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Reply To: When markets closed we where deep in negotiations to bring investors into our business we are a Natural Skin Care and Fragrance business. As of today one has pulled back as their market was Asia and the other is in wait and see what happens mode having verbally agreed in January to commit.I am going to be brutally honest. It had been a hard year before I swallowed my pride and went back to working the night markets around Auckland in November. This swallowing of pride was at the encouragement of good friends and that my wife is due to have our first baby in early June and I needed to do something other than do what was failing which was work online with no budget.We had always had the framework to build a solid business but never the fuel in the engine to get it to where it needed to be and had good interest from industry leading business to work with us before they sold.Before the shutdown of events and markets started happening in March we were starting to make progress and were feeling confident with what 2020 was presenting for us both domestically and internationally. Post lockdown we have driven off a cliff with 2 or 3 sales. We got consent to sell some not all of our products as essential service last Thursday but have been nervous to start marketing due to negative reactions we have seen with other companies in the same category.In the last 3 weeks pivoted to an area I have good knowledge and expertise in the food sector and have seen building demand domestically and internationally for specific Ketogenic  products and both me and our business partner have significantly more experience and ability to execute at scale. We started working on this 18 months ago while my biz partner was living in the USA running another Ketogenic food business he owns there. The food sector is where I cut my business teeth first bringing Virgin Coconut Oil into New Zealand in 2012 from Papua New Guinea.I have two questions 1. How do we communicate we are open as an essential business with out blowing a hole in the side of our business by looking opportunistic. We sell toiletries and skincare so fit with in category. We have limited runway with Govt wage subsidy barley touching the sides though we are grateful for it  no end and my wife starting maternity leave from her job mid May. Her wage pays our rent and keeps our lights on.2.Is it worth it or should we use the opportunity to pivot into a sector we know has fast growth , low to no cost of entry due to existing market relationships and demand and come back pick up the pieces when we have the capital to fund the growth. Or can we run both concurrently?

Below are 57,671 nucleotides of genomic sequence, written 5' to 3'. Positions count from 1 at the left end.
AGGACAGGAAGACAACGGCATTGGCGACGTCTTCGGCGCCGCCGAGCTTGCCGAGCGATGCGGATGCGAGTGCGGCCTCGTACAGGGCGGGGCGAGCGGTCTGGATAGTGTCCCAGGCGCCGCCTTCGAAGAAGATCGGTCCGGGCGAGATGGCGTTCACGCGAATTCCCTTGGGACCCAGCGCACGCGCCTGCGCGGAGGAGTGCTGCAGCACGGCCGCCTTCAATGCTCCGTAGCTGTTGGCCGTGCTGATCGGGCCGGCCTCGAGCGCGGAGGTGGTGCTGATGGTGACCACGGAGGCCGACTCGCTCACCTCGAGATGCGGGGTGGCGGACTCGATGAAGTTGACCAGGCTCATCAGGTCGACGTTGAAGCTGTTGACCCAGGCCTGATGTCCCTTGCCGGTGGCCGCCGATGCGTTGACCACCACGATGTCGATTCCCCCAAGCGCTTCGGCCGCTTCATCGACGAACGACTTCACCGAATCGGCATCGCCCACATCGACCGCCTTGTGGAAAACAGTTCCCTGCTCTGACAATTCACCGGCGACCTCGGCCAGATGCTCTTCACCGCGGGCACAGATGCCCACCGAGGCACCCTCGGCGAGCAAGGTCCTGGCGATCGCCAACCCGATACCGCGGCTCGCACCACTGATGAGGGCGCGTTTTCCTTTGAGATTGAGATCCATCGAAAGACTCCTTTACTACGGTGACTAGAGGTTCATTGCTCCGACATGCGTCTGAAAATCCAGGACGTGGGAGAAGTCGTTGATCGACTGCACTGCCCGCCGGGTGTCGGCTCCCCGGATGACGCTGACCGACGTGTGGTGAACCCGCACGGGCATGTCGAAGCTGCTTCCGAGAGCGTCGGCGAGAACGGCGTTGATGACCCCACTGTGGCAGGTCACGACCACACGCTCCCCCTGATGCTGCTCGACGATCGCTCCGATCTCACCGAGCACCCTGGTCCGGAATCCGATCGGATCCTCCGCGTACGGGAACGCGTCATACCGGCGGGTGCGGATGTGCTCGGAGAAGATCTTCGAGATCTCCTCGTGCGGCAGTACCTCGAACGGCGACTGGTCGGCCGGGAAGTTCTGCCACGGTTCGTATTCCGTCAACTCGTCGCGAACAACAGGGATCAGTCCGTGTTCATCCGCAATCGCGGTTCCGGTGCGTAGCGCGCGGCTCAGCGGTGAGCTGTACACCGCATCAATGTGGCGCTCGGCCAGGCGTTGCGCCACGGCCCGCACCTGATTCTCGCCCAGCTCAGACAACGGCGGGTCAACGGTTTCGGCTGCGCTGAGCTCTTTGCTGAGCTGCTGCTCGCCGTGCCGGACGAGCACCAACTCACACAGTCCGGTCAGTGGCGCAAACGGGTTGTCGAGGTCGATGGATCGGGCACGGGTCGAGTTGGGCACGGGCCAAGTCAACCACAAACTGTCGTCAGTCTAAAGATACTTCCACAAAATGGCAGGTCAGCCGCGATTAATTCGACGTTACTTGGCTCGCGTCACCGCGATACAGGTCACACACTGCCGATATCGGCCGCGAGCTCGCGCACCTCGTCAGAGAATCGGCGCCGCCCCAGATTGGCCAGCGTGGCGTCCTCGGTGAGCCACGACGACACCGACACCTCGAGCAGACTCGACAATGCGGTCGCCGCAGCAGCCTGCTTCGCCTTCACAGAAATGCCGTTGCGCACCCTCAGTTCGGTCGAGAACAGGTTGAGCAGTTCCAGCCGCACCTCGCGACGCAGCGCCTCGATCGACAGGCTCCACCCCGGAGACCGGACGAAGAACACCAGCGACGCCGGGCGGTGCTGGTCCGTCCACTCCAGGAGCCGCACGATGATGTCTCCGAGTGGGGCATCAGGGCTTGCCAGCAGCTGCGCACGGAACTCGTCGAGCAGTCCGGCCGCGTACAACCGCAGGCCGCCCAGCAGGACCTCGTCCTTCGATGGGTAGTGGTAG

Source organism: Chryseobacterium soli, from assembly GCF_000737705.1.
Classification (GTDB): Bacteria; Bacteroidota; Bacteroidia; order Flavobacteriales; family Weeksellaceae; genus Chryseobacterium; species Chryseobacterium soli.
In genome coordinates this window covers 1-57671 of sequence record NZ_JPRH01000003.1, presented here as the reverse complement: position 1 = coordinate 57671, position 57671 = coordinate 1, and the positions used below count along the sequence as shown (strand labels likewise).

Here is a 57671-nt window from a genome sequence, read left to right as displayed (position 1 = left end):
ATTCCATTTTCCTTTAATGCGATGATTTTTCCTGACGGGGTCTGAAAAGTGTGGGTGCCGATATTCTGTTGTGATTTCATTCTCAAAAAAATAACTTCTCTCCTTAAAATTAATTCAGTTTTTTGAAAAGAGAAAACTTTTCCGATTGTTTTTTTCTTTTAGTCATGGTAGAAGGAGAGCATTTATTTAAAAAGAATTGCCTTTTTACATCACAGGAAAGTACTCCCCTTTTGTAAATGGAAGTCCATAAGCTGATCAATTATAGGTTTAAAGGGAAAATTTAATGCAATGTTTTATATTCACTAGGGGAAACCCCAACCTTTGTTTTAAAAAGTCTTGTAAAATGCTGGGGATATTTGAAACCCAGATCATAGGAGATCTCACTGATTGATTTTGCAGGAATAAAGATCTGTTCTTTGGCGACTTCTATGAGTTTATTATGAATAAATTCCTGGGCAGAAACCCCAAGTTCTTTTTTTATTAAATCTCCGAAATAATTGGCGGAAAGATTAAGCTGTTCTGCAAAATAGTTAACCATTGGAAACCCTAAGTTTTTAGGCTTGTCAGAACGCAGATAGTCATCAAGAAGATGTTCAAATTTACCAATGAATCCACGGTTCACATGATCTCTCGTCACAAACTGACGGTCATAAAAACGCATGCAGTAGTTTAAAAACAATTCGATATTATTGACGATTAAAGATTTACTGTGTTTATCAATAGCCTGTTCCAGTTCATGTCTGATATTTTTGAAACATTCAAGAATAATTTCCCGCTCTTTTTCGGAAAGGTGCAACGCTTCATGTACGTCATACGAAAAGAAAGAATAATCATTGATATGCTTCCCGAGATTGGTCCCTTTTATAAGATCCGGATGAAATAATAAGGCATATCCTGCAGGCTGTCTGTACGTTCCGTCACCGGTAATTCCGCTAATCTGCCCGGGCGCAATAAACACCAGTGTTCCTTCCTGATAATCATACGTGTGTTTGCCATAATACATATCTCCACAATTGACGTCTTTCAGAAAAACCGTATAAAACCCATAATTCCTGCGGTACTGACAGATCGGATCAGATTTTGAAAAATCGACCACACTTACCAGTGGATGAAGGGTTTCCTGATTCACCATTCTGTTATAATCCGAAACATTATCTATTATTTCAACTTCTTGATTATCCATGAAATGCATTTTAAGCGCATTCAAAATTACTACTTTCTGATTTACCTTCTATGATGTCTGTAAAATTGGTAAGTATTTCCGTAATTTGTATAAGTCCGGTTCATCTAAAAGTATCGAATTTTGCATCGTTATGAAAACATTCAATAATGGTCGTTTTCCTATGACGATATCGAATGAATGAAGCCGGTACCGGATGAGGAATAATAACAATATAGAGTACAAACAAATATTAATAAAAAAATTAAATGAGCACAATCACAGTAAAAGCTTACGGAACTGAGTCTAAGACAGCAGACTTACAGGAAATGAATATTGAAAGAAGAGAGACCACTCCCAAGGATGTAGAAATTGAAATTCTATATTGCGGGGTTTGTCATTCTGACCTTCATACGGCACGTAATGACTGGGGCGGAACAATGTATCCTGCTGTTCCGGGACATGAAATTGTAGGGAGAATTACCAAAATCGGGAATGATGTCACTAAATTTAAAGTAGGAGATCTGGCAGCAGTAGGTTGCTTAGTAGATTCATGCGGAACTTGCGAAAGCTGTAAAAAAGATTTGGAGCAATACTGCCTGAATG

Kia ora Tamati
I’m sorry to hear how obviously tough this is for you and your new family for a while now.
Q1: I agree with Brianne to be content-led via social media. Be relevant, be informative, be useful – build a personal connection that cements your positioning vs a lot of the “we’re still open” desperation that’s showing up with some brands right now. A simple statement that you’re open on your website home page is good. Don’t overplay this.
Q2: You want to find a sweet spot between where there is solid market opportunity with where you can really shine with your product offering. If you can pivot into a fast growth sector with low entry costs AND provide something of real value that’s unique, then go for it. Without knowing more, I’d be inclined to focus on this vs running both concurrently as doing both will exhaust your energy as well as money. As you say, you can always come back to it at a later stage. It might not be the path that prioritises your dream, but it’s pragmatic and gives you cash. BUT make sure your offering is strong, as it sounds like it will fast become a crowded market.
Go well
Melissa